Wednesday, April 14, 2010

Redefining The Digital Music Market, One Phone At A Time

Nokia, the world's leading mobile phone supplier and manufacturer of mobile telephones, furthered increased its global domination of mobile music service. 'Comes With Music' is a cell phone-based, Digital Rights Management-free unlimited music download service. Already in 30 countries, Comes With Music is innovative to China as being the world’s first DRM-free unlimited music download service.

Although the service has had a slow start in its other countries (approximately 107,000 subscribers), the market for China, and soon to be India, is a combined potential of 2.5 billion people. That is more than one third of the world’s population! Seeing the potential for millions of would be customers, the service will include catalogues from the four majors: Universal Music Group, Sony Music Entertainment, Warner Music Group, EMI Music and more than 70 local independent labels. 50% of the catalogue is expected to be local artists as well.

Besides being the world’s most populated country, what sets China apart from the rest of Nokia’s markets is its current dominance of China’s mobile market. Eight of Nokia’s phones are already available for the service and 80,000 retail stores around the country are carrying the supported devices. Liz Schimel, Global Head of Music, Nokia claims that "This launch delivers a truly mass market music offering from China's most loved mobile brand. Our broad range of Comes With Music enabled devices and the high quality, DRM-free catalogue form the perfect legal download recipe for the world's biggest market for mobile phones."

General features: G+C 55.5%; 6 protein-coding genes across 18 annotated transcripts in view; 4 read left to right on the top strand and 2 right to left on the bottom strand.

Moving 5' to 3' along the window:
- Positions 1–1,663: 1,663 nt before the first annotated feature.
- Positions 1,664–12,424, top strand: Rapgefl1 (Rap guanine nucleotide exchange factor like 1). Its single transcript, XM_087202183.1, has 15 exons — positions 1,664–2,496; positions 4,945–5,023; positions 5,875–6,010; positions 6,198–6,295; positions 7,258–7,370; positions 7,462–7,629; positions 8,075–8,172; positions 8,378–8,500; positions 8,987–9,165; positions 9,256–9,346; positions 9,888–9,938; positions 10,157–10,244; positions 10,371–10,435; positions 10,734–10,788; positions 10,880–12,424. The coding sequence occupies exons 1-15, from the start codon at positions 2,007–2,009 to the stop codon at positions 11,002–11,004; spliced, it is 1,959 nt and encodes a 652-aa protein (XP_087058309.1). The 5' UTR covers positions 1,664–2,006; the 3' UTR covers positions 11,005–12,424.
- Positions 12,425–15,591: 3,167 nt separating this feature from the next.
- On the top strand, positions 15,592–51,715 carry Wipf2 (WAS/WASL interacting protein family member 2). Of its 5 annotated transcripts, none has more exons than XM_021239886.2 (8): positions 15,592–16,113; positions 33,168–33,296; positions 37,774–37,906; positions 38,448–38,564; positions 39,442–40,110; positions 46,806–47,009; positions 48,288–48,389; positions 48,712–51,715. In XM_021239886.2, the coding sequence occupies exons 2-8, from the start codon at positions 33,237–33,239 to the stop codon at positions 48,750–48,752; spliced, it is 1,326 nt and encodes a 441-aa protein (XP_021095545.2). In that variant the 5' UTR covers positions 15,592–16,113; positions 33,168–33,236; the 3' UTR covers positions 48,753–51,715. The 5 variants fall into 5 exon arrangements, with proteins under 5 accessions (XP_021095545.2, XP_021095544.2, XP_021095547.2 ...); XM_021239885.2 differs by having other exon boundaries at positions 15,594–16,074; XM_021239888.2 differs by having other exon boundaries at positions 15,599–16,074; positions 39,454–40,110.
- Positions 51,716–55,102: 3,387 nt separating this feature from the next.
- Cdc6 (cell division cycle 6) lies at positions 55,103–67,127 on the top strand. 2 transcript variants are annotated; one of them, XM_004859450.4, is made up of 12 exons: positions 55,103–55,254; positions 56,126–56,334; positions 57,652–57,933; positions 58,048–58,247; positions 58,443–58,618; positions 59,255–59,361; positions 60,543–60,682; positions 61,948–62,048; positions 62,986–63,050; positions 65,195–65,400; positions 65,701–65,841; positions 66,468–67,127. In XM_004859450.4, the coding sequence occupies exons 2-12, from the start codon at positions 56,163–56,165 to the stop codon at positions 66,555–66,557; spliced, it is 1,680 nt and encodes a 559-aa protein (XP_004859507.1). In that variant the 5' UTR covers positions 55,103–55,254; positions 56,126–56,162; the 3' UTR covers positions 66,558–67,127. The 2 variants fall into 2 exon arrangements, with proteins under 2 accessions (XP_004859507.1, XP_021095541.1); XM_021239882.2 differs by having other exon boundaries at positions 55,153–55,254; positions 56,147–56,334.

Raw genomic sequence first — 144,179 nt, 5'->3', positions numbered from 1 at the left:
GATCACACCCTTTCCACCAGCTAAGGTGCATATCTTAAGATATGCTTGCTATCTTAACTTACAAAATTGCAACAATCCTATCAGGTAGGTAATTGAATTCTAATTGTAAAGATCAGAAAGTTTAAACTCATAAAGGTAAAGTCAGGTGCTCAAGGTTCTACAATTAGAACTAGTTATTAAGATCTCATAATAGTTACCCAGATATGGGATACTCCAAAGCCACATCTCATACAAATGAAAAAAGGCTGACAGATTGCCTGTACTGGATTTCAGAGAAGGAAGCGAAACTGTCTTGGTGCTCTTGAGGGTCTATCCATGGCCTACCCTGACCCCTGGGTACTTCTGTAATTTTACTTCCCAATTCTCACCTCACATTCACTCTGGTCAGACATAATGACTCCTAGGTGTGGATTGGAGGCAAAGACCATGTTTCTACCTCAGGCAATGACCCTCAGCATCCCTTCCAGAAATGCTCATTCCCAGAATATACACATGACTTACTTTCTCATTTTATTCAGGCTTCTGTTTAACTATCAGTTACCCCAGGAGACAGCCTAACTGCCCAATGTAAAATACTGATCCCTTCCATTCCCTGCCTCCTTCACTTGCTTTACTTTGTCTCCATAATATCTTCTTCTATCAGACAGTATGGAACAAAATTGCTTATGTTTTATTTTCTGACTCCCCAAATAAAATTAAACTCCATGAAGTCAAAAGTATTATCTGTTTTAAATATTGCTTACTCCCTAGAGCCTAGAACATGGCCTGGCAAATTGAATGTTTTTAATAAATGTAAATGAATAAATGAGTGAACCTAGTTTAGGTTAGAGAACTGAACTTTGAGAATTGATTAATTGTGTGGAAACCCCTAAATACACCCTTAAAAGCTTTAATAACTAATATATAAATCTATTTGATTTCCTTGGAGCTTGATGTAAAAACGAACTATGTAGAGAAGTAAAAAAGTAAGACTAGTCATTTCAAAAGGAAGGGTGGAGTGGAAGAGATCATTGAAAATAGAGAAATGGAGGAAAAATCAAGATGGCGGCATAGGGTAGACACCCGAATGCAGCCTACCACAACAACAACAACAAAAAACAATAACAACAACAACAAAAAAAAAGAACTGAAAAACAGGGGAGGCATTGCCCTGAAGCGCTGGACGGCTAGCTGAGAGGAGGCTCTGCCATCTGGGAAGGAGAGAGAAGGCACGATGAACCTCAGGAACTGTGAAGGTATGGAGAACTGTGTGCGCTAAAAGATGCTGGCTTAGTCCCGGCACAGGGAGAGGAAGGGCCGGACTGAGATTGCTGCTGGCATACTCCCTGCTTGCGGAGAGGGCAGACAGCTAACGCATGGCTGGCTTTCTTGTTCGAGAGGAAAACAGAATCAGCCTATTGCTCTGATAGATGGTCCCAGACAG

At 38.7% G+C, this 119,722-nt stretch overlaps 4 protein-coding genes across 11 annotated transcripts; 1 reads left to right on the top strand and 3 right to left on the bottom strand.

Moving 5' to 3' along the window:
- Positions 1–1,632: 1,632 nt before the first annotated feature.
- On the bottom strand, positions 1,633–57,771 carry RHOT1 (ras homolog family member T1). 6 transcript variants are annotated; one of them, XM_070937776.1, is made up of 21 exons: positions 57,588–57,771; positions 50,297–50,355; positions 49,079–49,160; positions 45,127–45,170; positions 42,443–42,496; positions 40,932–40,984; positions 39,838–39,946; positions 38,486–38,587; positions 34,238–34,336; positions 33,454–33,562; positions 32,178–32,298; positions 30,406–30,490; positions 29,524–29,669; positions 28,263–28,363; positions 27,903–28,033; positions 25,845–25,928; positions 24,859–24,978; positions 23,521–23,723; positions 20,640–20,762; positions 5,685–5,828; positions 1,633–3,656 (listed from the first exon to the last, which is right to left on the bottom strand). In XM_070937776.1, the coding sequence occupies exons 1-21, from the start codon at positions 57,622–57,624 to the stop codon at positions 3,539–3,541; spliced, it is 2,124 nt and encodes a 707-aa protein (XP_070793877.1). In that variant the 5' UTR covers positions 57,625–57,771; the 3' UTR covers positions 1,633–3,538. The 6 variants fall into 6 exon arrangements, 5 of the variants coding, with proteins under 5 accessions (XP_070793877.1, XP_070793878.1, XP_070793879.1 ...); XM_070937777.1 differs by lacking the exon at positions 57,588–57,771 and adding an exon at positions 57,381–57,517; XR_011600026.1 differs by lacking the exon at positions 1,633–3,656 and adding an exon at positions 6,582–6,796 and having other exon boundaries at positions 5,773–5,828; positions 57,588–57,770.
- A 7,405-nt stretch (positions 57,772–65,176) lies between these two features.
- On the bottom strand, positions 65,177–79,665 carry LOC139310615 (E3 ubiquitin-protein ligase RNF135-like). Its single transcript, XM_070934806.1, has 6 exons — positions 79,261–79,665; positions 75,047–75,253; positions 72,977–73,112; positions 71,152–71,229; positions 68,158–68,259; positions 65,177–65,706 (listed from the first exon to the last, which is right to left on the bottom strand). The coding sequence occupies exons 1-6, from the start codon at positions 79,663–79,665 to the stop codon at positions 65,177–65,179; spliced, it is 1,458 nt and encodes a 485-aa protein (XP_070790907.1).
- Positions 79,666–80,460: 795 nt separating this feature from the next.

One of the biggest obstacles Nokia and the music industry face in China is piracy. "Establishing legitimate online music services in emerging markets is imperative for the music industry's ongoing effort to remake itself," says Mike McGuire, Research Vice President, Media IAS Team, Gartner. The success of Comes With Music would be a win for artists, labels, publishers and consumers alike. American artists, labels and publishers now have the opportunity to profit from their catalogue legitimately being in the hands of Chinese music fans. Conversely, Chinese music will be available to the rest of the world with the expansion of the service.

- Steve Jordan

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